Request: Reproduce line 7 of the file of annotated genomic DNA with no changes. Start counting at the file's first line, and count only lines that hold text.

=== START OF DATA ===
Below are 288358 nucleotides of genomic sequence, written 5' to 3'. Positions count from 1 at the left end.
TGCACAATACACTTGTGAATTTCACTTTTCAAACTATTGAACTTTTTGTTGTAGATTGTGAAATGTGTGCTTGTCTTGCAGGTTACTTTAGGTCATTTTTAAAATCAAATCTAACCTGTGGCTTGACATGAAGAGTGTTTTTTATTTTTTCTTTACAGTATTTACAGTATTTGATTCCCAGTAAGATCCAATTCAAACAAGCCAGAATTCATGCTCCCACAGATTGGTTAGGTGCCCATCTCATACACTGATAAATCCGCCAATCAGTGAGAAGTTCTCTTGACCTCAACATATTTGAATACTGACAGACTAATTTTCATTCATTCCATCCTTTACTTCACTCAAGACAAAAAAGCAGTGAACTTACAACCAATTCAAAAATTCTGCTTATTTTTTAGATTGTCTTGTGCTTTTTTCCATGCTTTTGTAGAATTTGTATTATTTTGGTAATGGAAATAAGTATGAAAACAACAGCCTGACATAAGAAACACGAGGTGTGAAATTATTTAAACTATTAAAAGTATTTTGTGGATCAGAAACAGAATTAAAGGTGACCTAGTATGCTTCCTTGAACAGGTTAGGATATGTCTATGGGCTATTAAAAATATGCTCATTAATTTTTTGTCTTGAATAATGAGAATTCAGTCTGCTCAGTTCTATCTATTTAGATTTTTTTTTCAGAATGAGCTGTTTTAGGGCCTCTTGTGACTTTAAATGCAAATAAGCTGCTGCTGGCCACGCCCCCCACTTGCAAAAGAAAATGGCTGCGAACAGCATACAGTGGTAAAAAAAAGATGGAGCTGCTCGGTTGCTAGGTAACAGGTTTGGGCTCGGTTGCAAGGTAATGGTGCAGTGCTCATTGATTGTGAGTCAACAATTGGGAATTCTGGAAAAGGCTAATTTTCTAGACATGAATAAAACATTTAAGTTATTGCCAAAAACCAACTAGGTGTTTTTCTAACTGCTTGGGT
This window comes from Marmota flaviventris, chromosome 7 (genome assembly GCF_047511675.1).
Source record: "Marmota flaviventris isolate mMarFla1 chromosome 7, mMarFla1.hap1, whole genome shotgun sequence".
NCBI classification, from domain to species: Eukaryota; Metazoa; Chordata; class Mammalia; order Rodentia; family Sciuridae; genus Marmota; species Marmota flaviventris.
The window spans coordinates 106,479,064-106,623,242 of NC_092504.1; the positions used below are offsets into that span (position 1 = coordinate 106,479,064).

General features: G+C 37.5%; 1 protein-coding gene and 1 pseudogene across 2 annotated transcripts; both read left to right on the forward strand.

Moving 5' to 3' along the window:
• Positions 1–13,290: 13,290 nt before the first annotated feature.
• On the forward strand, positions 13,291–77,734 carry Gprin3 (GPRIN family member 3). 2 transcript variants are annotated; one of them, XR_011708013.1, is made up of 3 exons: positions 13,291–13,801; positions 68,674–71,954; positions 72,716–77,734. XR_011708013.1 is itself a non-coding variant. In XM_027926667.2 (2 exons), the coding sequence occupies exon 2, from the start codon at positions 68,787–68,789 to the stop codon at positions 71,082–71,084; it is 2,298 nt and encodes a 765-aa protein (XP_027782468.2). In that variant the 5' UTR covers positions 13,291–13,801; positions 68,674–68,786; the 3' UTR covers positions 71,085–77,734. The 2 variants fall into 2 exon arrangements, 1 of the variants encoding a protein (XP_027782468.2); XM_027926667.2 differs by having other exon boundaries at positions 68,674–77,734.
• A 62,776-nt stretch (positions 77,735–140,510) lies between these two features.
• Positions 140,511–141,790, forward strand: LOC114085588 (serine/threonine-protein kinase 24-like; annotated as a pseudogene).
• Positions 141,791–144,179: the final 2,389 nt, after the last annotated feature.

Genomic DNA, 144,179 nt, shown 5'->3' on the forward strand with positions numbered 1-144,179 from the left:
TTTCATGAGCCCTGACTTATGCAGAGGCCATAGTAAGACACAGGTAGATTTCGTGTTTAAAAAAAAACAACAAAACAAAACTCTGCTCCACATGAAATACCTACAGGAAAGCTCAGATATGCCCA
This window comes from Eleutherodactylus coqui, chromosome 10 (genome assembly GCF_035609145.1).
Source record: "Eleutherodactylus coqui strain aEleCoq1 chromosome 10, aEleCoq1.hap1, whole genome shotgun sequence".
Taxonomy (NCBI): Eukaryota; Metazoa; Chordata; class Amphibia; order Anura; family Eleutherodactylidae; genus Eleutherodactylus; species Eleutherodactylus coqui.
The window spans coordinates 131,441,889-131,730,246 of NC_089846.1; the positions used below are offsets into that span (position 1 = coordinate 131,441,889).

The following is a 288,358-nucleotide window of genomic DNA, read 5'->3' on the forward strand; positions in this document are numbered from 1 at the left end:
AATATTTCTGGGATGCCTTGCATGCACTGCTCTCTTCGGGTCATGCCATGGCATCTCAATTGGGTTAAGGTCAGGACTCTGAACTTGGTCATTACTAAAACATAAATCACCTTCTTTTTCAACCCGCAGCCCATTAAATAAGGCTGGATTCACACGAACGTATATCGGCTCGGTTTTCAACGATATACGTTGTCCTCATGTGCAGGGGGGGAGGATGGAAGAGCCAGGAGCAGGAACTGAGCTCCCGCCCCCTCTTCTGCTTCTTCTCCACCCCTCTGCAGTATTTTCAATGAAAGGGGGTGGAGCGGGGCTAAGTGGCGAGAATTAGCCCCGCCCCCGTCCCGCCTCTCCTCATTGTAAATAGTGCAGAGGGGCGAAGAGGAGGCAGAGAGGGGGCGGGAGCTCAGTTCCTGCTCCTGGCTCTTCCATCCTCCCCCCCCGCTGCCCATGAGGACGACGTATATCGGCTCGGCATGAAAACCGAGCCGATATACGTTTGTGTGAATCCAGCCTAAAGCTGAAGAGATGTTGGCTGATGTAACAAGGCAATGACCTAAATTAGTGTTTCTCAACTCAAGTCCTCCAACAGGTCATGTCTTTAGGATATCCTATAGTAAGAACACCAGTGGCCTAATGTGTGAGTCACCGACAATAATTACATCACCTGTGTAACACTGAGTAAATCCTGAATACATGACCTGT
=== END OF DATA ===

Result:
General features: G+C 37.5%; 1 protein-coding gene and 1 pseudogene across 2 annotated transcripts; both read left to right on the forward strand.